Prior to the Rights Offering and execution of the Standby Purchase Agreement, ACMO held no Warrants. Pursuant to the Standby Purchase Agreement, ACMO received 160,725,000 Warrants exercisable on or before November 30, 2016. If ACMO were to exercise all of the Warrants as of the date of this report, ACMO would own a total of 717,441,222 Common Shares, representing approximately 38.4% of the then issued and outstanding Common Shares."
My theory here comes from experience... Anchorage is so far down the road with USO, that it may as well run out of the pits and push USO all the way to the finish line, maybe with enough gas in the tank for a victory lap. In for a penny, in for a pound, right? I can't imagine that Anchorage has come this far just to see USO run out of money before PR Spring is turned on and I find it unlikely that someone else will come along to keep Anchorage's dream alive in the eleventh hour. And by the way, those 160 million warrants that Anchorage has would raise about US$1.9 million in proceeds if exercised...
Fortunately, USO has zero debt aside from a small (~C$800k) bank line secured against specific pieces of equipment and yet there has been over US$60 million spent at PR Spring. Surely that equipment must be worth something to someone, if even at a firesale price, of say, 10c on the dollar? If it were me, and I was in Anchorage's position, I'll tell you what I'd be doing here. I would be actively pitching a secured debt deal to USO management of a size that would fill the anticipated hole. Something in the USD$3-4 million range... I might even be asking for some bonus warrants for coming to the rescue.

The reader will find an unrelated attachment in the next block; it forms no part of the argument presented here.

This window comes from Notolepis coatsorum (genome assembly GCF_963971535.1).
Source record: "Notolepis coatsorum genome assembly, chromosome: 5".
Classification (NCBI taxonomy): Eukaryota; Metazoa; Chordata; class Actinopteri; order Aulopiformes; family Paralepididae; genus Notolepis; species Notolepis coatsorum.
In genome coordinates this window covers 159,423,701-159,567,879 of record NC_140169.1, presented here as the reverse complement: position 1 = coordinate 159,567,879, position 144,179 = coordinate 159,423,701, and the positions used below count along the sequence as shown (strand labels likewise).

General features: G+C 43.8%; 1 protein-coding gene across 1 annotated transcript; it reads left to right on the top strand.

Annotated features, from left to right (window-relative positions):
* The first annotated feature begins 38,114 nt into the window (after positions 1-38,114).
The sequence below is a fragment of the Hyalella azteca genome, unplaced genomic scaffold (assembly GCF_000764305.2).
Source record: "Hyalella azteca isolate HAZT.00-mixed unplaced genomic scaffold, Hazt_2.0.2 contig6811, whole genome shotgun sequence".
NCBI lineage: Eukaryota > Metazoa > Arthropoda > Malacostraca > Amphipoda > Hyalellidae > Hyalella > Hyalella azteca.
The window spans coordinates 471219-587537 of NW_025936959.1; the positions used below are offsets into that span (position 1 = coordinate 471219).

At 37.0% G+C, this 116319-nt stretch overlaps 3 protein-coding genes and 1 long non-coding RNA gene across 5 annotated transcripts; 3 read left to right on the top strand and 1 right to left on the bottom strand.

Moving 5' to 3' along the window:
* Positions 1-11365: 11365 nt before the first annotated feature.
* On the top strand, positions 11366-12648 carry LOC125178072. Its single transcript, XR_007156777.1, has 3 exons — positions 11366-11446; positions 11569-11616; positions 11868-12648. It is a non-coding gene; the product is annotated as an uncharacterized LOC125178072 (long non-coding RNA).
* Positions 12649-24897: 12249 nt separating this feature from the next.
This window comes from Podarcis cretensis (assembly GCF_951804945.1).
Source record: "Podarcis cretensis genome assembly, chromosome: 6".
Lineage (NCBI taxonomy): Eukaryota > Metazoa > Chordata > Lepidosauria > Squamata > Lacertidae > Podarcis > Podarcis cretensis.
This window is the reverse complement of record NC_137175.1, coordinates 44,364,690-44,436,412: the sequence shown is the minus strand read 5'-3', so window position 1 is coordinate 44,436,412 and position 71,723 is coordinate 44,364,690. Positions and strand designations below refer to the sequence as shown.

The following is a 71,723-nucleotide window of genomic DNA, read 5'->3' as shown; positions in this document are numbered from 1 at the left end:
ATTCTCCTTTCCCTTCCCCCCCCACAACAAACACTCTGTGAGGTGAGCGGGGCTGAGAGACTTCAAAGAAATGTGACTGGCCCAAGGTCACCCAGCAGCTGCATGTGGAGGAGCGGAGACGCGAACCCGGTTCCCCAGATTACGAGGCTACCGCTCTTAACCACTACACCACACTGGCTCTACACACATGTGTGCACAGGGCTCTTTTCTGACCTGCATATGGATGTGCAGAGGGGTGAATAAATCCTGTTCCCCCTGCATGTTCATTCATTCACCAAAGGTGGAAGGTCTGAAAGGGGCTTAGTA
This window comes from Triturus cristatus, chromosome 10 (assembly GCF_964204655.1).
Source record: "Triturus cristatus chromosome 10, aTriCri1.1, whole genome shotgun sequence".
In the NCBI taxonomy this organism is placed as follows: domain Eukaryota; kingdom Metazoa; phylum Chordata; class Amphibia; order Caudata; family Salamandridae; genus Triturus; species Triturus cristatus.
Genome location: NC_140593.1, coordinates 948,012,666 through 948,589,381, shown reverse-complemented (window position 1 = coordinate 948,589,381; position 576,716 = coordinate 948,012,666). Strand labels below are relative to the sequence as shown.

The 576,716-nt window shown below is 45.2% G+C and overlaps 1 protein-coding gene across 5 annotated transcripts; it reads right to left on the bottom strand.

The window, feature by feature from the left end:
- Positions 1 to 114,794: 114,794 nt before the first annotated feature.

By putting a debt piece into the company, Anchorage would be setting the final domino in place for PR Spring and USO. Either the project works as expected and the equity rallies, or it falls flat and Anchorage enters the oilsands equipment sales business. My point is that if Anchorage backs up their own equity stake and takes funding worries off the table for the time being, there's a chance that USO can rally significantly if the PR Spring project performs as expected.
The way I see it, USO may as well pledge its assets against a Hail Mary debt deal in order to get PR Spring to production. Let's face it, if the PR Spring project is a flop, it's unlikely someone else is going to spend another $100 million and 3 years to do it all over again, so USO will have been the "Yeah, they tried that once back in 2016..." story. End of conversation. The only other alternative that I see is another equity deal, but that would mean a) roughly 20% dilution, and b) that Anchorage would be just be another shareholder with expensive wallpaper if PR Spring doesn't go so well. Given that USO has no real debt to speak of right now, they may as well play the card that minimizes dilution and look at a debt deal, even if it was a one-year bridge loan. I would think that pretty early on it will be clear if PR Spring is a race car in need of tuning or if it's just a really expensive lawn ornament. If things are going well, USO should have little trouble extending the debt or taking it out with new financing.
So is Anchorage already talking to USO about filling the funding gap? I would have to think the answer is yes. If PR Spring goes according to plan and the oil price keeps cooperating, Anchorage could look like rockstar, backing up their investment just in time for USO to hit the mainstream... and I do mean the mainstream. If these guys can use an orange extract to produce oil from oil sands with $30-35k/bbl/d capital efficiencies and no tailings ponds, you can bet that it'll make some headlines.